The potential supply of drugs is virtually unlimited; trafficking routes and points of entry into the U.S. are multitudinous; and once destroyed laboratories, drug shipments, planes, money, chemicals, and other trafficking assets can be replaced easily. Robert L. Clawson and Rensselaer W. Lee give their readers insight into cocaine trafficking, the effects of cocaine on the Andes, and what has been done to lower the amount of cocaine produced and exported. Together the authors paint a picture that the cocaine trade is here to stay and that it has not fundamentally changed since the 1980s. They are realists about the severe limitations on any element of U.S. and international strategy to control supplies of coca and cocaine in countries such as Colombia, Bolivia, and Peru.
Clawson and Lee state, Our suspicion is that the most effective counter narcotics program for the Andean nations will be ones that are designed by and implemented by governments concerned, rather than by the United States or International Aid Agencies. When the counter narcotics efforts were initially implemented they sometimes seemed successful, but the drug traffickers quickly learned how to beat the system. International counter narcotics efforts in the 1980s and 1990s have been unsuccessful in eliminating the drug cartels by extraditing, eradicating coca, or having a strong, counter trafficking effect on the supply of drugs in the Andean countries. These counter narcotics efforts are the best examples of the poor performance level of International cocaine control.
One of the counter narcotic efforts was to eliminate the drug cartels, which were revolutionizing the production and transport of multiton loads of cocaine to foreign markets. The Medellin cartel and the Cali cartel are often remembered as two of the more dominant drug trafficking organizations in the 1980s and 1990s. The Medellin Cartel is considered to be the more violent drug organization. Followed by the less violent organization, known as the Cali cartel, which took over the cocaine trade after the Medellin cartel fell apart. Pablo Escobar was the original pioneer of the Medellin Cartel. He also was the leader of it from the mid eighties all the way till his assassination by the Medellin Search Bloc in December of 1993. Pablo Escobar and other members of the Medellin cartel successfully accomplished their political objective, which was to defeat the U.S.-Colombian extradition treaty and dominate the Colombian justice system.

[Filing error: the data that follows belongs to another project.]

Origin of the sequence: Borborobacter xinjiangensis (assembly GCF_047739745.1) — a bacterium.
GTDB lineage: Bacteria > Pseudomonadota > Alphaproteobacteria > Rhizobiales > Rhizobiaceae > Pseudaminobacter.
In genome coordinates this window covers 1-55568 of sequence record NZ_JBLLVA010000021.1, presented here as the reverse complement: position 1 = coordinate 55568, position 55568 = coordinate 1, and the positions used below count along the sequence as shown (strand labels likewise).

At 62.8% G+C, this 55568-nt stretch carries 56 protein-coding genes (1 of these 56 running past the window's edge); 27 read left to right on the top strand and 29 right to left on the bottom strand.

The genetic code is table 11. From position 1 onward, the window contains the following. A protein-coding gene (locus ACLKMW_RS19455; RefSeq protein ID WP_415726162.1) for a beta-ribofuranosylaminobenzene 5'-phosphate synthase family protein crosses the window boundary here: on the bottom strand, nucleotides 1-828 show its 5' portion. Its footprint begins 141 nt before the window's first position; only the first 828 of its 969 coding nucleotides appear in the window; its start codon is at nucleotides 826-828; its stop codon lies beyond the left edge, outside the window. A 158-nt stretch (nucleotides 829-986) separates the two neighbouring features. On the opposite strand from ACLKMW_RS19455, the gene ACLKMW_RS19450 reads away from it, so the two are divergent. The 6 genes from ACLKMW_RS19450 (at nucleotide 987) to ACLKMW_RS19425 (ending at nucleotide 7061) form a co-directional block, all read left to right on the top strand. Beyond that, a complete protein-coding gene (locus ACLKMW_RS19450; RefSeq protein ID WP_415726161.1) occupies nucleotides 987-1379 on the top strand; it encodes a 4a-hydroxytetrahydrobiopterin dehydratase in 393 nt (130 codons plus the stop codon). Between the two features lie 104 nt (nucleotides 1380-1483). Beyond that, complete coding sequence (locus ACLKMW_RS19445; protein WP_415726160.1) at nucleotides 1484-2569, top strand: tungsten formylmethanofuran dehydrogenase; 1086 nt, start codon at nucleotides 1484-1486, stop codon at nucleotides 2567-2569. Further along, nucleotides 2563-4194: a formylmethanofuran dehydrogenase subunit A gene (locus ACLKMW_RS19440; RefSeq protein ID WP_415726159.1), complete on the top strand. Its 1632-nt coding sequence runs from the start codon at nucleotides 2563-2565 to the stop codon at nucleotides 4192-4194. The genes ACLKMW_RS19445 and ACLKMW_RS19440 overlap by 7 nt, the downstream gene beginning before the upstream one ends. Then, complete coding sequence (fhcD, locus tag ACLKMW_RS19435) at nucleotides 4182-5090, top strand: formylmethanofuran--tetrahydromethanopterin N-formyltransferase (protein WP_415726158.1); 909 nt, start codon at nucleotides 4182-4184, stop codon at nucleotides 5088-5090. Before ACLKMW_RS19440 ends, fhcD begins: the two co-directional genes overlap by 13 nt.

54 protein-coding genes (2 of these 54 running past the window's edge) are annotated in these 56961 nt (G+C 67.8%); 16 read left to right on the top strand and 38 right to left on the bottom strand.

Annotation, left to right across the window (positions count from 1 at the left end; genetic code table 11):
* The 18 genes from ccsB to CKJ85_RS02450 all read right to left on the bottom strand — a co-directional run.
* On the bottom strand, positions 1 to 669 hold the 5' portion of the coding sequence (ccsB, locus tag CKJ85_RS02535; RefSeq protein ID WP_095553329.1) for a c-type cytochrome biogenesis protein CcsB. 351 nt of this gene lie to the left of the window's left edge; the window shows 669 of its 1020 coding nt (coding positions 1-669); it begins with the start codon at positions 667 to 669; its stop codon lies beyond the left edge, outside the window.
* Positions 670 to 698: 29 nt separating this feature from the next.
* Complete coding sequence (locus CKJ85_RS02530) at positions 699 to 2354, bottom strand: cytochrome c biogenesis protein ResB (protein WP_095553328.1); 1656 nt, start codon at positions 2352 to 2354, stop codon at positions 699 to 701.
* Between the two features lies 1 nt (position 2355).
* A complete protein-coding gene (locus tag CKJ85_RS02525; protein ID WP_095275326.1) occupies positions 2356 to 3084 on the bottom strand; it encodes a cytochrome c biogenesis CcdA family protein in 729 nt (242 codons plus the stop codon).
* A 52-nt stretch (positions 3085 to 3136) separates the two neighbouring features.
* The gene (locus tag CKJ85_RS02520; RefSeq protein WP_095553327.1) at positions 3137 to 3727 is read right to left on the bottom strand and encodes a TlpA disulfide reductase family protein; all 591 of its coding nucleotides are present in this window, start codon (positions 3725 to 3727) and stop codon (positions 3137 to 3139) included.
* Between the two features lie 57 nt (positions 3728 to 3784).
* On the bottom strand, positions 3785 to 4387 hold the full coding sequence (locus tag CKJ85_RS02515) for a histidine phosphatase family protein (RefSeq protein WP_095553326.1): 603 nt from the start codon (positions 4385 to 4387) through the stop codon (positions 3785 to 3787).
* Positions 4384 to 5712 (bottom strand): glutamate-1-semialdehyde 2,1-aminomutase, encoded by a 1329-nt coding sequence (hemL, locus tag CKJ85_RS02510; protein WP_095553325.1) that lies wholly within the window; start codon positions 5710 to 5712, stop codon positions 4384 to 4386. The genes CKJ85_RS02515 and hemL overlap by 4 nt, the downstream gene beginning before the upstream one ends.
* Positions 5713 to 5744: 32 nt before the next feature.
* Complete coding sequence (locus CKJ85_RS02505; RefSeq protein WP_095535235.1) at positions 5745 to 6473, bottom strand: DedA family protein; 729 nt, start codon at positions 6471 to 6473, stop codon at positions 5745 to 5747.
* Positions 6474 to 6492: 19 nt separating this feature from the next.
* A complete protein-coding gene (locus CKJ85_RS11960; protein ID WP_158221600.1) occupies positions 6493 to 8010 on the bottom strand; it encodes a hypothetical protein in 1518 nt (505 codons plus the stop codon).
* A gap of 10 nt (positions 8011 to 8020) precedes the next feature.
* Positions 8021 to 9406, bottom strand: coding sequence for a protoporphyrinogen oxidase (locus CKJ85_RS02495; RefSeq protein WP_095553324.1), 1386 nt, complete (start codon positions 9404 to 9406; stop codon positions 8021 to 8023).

The U.S. extradition treaty was important in that it allowed for Colombia to send traffickers to the United States for trial and sentencing. Colombias justice system had a difficult time prosecuting traffickers because they constantly faced the violence and ruthless domination of the Medellin cartel, so they needed the U.S. extradition treaty to prosecute traffickers and cartel leaders. Clawson and Lee state, Judges that were trying drug trafficking cases in Colombia were offered the proverbial choices-death if they convict, a bribe if they set aside the charges. Only a few of the thousands people in trouble with cocaine trafficking in Colombia were ever extradited to the U.S, making the U.S.-Colombian extradition treaty ineffective. Crushing the cartels became extremely difficult because the criminals were neither being sentenced in Colombia or sent to the U.S. to be convicted and sentenced. The extradition of Colombian citizens was banned in 1991, in Colombias newly written constitution. The Cali cartel took over cocaine exports around 1990 and they never had to deal with extradition, which had failed in Colombia in the 1980s.
A second counter narcotic effort was by the United States and many drug-producing countries to reduce cultivation of coca, by eradicating the crop. Coca can be eradicated by being uprooted by hand or aerial spraying. Eradication has taken place in Andean countries such as Colombia, Bolivia, and Peru to reduce the amount of coca that can be produced. Clawson and Lee state, The Clinton Administration drug control policy has stressed the importance of eradication. The U.S. has researched the effects of aerial spraying in Panama and the U.S. fully supports eradication in the Andean countries. The U.S. believes that eradication will result in a lower amount of coca being produced; therefore there will be less cocaine that will reach the U.S. The U.S. has offered cash aid and support to Andean countries so that they have an incentive to carry out the politically unpopular eradication program.